Editor’s note: This story was originally published March 12, 1995.

Dana Vonde Chisholm was an aspiring singer who came to Washington last year from Rock Hill, S.C., in search of a more exciting life -- new job, new friends and new adventures.

Now police are trying to determine whether that quest for excitement led to her death: Two weeks ago, she was found strangled in the hallway of her small basement apartment in Northwest Washington.

“She was one of those all-American type girls, the cheerleader, the kind of girl that any mother and father hopes their son brings home,” said D.C. police homicide Sgt. Michael Farish.

The nude body of Chisholm, 25, was found about 7 p.m. Feb. 27 by her landlady, who had been asked to check on the young woman. Chisholm was found lying face up in the hallway with a cord wrapped around her neck. She had been dead less than 24 hours, Farish said.

Chisholm was the 50th person slain in the city this year, but in several ways her death is unusual.

The Crestwood neighborhood where she lived, with lush Rock Creek Park nearby, is home to people such as Sen. John D. “Jay” Rockefeller IV and former FBI director William S. Sessions, and the sound of police sirens is rarely heard.

And there are odd aspects to the case. Someone claiming to be a D.C. police officer telephoned Chisholm’s parents the weekend she was killed and falsely told them their daughter had been arrested for prostitution.

On the door of Chisholm’s apartment there was a handwritten note bearing this message: “I’ll be back -- MPD,” an abbreviation used to designate the Metropolitan Police Department. Police believe that Chisholm’s killer made the call and left the note.

Police said the apartment appeared to have been searched, and they are investigating the possibility she had been raped.

“It’s a real whodunit,” Farish said.

A woman who described herself as a close friend of Chisholm’s said she last saw her about 7 p.m. Feb. 24 at Chisholm’s office at the Hudson Institute, a conservative think tank on 18th Street NW where she was a secretary.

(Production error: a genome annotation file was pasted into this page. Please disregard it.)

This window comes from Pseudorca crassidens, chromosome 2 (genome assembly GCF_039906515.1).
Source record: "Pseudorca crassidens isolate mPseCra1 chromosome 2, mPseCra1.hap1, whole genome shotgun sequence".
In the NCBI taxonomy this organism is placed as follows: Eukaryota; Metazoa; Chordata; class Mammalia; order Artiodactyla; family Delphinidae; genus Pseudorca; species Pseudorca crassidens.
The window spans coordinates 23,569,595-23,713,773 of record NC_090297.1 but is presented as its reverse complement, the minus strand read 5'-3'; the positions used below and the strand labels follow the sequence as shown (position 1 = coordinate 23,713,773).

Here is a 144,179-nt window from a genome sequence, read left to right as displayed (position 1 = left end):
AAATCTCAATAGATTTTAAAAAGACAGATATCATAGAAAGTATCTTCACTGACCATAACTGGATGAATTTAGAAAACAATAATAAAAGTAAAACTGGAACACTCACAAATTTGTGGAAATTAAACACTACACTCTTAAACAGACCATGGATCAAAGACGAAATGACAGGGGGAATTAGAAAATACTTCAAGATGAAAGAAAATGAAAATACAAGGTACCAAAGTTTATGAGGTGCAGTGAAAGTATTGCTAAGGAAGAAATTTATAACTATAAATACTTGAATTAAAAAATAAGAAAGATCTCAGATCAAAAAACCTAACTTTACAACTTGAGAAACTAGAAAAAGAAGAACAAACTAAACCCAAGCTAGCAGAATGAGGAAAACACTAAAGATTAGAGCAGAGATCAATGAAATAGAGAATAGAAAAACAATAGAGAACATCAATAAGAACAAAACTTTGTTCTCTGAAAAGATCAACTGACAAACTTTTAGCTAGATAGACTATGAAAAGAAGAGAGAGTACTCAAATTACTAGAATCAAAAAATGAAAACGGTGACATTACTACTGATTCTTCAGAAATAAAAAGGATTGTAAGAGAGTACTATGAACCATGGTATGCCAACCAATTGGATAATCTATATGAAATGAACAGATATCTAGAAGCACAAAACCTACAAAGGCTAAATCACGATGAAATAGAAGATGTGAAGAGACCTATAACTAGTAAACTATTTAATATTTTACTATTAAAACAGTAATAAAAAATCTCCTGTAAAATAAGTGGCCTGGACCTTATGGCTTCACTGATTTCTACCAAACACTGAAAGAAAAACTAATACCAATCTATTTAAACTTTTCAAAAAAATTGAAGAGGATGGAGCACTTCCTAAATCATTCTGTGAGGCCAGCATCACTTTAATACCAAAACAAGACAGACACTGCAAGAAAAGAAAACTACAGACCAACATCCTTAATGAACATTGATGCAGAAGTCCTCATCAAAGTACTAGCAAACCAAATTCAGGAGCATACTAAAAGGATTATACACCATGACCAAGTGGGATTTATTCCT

“She said she was going to be in for the weekend because she hadn’t been feeling well,” said the woman, who asked that her name not be used “because the murderer is still out there.” Chisholm, the woman said, said she might miss work on Monday.

“I hugged her and she kissed me on the cheek, and we said, I love you,’ “ the woman said. “That’s the last time I talked to her.”

The woman said she began to worry when Chisholm did not call her on Saturday or on Sunday. Her calls to Chisholm’s home were answered by a machine.

On Monday, the woman said, Chisholm’s office manager came by about 9:30 a.m. to ask if she had talked to Chisholm. Her parents had been unable to reach her. Supervisors in Chisholm’s office called police, she said.

Johnny Chisholm said he last spoke to his daughter on Feb. 16, when he telephoned her at work to thank her for the Valentine’s card and money she had sent as a gift. “I told her I got the money and said, I love you,’ “ he said.

Growing up in a middle-class section of Rock Hill, Chisholm would read anything she could get her hands on to satisfy her curiosity about the world, said William Chisholm, her uncle.

“She was a real bright girl, and she always liked doing adult things,” he said.

At Northwestern High School, she was a cheerleader, a member of the homecoming court and sang in the chorus. “She sounded just like Whitney Houston,” Johnny Chisholm said.

But there also was a troubled side to her teen years, experimentation with drugs and “growing pains” that led her to run away from home, police and relatives said.

In 1987, she enrolled at King’s College in Charlotte, N.C., where she studied business. Relations with her parents improved.

Last year, on her parents’ 25th wedding anniversary, Chisholm organized a surprise party where she sang and praised them “for sticking by her,” relatives said.

Her family thought all was well, but friends said she had been disturbed lately. The woman who was Chisholm’s close friend said Chisholm sat at her desk crying about a week before she was killed and later told her she was pregnant. The friend said Chisholm planned to go home Feb. 24 to tell her parents.

As they continue to interview acquaintances of Chisholm’s, police also have looked to the apartment for clues. Farish said detectives are combing Chisholm’s diaries, notebooks and computer files.

Investigators also found a copy of Washington’s City Paper in which several personal ads from men were circled. Police and acquaintances said she regularly received telephone calls at work from men and dated several men, including two D.C. police officers. Farish said investigators have not yet determined if Chisholm dated through the ads.

The close friend of Chisholm’s said police have questioned her extensively about Chisholm’s social life. Police and acquaintances said Chisholm was a regular at some nightspots.

was . . . a really nice girl,” said Surya Sharma, the head bartender at the Ascot at 17th and L streets NW, where Chisholm would come with friends for happy hour on Thursdays and Fridays. “She’d walk around and talk to people. She knew a lot of people.”